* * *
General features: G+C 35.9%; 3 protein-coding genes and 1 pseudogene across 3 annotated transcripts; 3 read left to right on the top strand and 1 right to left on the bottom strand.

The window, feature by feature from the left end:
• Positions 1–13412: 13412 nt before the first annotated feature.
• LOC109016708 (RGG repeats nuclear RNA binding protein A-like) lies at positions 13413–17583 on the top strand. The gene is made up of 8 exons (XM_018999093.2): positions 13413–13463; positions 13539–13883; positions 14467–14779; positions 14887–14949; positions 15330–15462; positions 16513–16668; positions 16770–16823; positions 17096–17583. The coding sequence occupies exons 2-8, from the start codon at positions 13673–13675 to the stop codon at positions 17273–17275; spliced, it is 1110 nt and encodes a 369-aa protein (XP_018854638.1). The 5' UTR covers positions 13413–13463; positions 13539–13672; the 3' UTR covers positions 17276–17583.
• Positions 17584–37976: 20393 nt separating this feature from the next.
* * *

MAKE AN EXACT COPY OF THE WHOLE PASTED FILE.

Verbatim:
General features: G+C 35.9%; 3 protein-coding genes and 1 pseudogene across 3 annotated transcripts; 3 read left to right on the top strand and 1 right to left on the bottom strand.

The window, feature by feature from the left end:
• Positions 1–13412: 13412 nt before the first annotated feature.
• LOC109016708 (RGG repeats nuclear RNA binding protein A-like) lies at positions 13413–17583 on the top strand. The gene is made up of 8 exons (XM_018999093.2): positions 13413–13463; positions 13539–13883; positions 14467–14779; positions 14887–14949; positions 15330–15462; positions 16513–16668; positions 16770–16823; positions 17096–17583. The coding sequence occupies exons 2-8, from the start codon at positions 13673–13675 to the stop codon at positions 17273–17275; spliced, it is 1110 nt and encodes a 369-aa protein (XP_018854638.1). The 5' UTR covers positions 13413–13463; positions 13539–13672; the 3' UTR covers positions 17276–17583.
• Positions 17584–37976: 20393 nt separating this feature from the next.